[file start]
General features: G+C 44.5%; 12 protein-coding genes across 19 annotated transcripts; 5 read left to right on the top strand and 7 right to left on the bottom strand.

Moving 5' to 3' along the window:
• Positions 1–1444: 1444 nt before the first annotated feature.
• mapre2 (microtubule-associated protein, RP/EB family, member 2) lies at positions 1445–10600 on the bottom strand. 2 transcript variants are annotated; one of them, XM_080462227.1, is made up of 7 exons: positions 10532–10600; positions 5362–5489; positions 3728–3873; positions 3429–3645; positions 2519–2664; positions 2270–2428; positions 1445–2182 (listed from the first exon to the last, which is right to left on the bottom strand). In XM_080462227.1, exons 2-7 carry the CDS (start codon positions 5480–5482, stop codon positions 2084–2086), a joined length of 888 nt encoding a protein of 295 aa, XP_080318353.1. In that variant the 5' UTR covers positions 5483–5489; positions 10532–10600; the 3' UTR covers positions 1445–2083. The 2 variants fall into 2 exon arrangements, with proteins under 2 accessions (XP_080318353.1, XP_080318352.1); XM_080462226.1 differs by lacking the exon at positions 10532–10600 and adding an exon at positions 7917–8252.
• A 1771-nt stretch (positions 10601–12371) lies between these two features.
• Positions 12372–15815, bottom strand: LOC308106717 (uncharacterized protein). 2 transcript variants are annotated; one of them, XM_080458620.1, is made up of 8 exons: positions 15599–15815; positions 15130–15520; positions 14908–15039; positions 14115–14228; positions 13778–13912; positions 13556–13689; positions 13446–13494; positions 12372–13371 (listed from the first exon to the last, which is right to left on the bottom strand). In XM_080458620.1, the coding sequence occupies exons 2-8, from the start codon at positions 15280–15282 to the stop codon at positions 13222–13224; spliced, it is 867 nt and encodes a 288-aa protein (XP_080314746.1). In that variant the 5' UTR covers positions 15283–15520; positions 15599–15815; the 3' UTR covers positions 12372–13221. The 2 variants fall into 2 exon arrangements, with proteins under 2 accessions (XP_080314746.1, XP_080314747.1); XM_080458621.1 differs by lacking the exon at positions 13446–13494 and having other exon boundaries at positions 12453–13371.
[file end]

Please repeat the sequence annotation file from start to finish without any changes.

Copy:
General features: G+C 44.5%; 12 protein-coding genes across 19 annotated transcripts; 5 read left to right on the top strand and 7 right to left on the bottom strand.

Moving 5' to 3' along the window:
• Positions 1–1444: 1444 nt before the first annotated feature.
• mapre2 (microtubule-associated protein, RP/EB family, member 2) lies at positions 1445–10600 on the bottom strand. 2 transcript variants are annotated; one of them, XM_080462227.1, is made up of 7 exons: positions 10532–10600; positions 5362–5489; positions 3728–3873; positions 3429–3645; positions 2519–2664; positions 2270–2428; positions 1445–2182 (listed from the first exon to the last, which is right to left on the bottom strand). In XM_080462227.1, exons 2-7 carry the CDS (start codon positions 5480–5482, stop codon positions 2084–2086), a joined length of 888 nt encoding a protein of 295 aa, XP_080318353.1. In that variant the 5' UTR covers positions 5483–5489; positions 10532–10600; the 3' UTR covers positions 1445–2083. The 2 variants fall into 2 exon arrangements, with proteins under 2 accessions (XP_080318353.1, XP_080318352.1); XM_080462226.1 differs by lacking the exon at positions 10532–10600 and adding an exon at positions 7917–8252.
• A 1771-nt stretch (positions 10601–12371) lies between these two features.
• Positions 12372–15815, bottom strand: LOC308106717 (uncharacterized protein). 2 transcript variants are annotated; one of them, XM_080458620.1, is made up of 8 exons: positions 15599–15815; positions 15130–15520; positions 14908–15039; positions 14115–14228; positions 13778–13912; positions 13556–13689; positions 13446–13494; positions 12372–13371 (listed from the first exon to the last, which is right to left on the bottom strand). In XM_080458620.1, the coding sequence occupies exons 2-8, from the start codon at positions 15280–15282 to the stop codon at positions 13222–13224; spliced, it is 867 nt and encodes a 288-aa protein (XP_080314746.1). In that variant the 5' UTR covers positions 15283–15520; positions 15599–15815; the 3' UTR covers positions 12372–13221. The 2 variants fall into 2 exon arrangements, with proteins under 2 accessions (XP_080314746.1, XP_080314747.1); XM_080458621.1 differs by lacking the exon at positions 13446–13494 and having other exon boundaries at positions 12453–13371.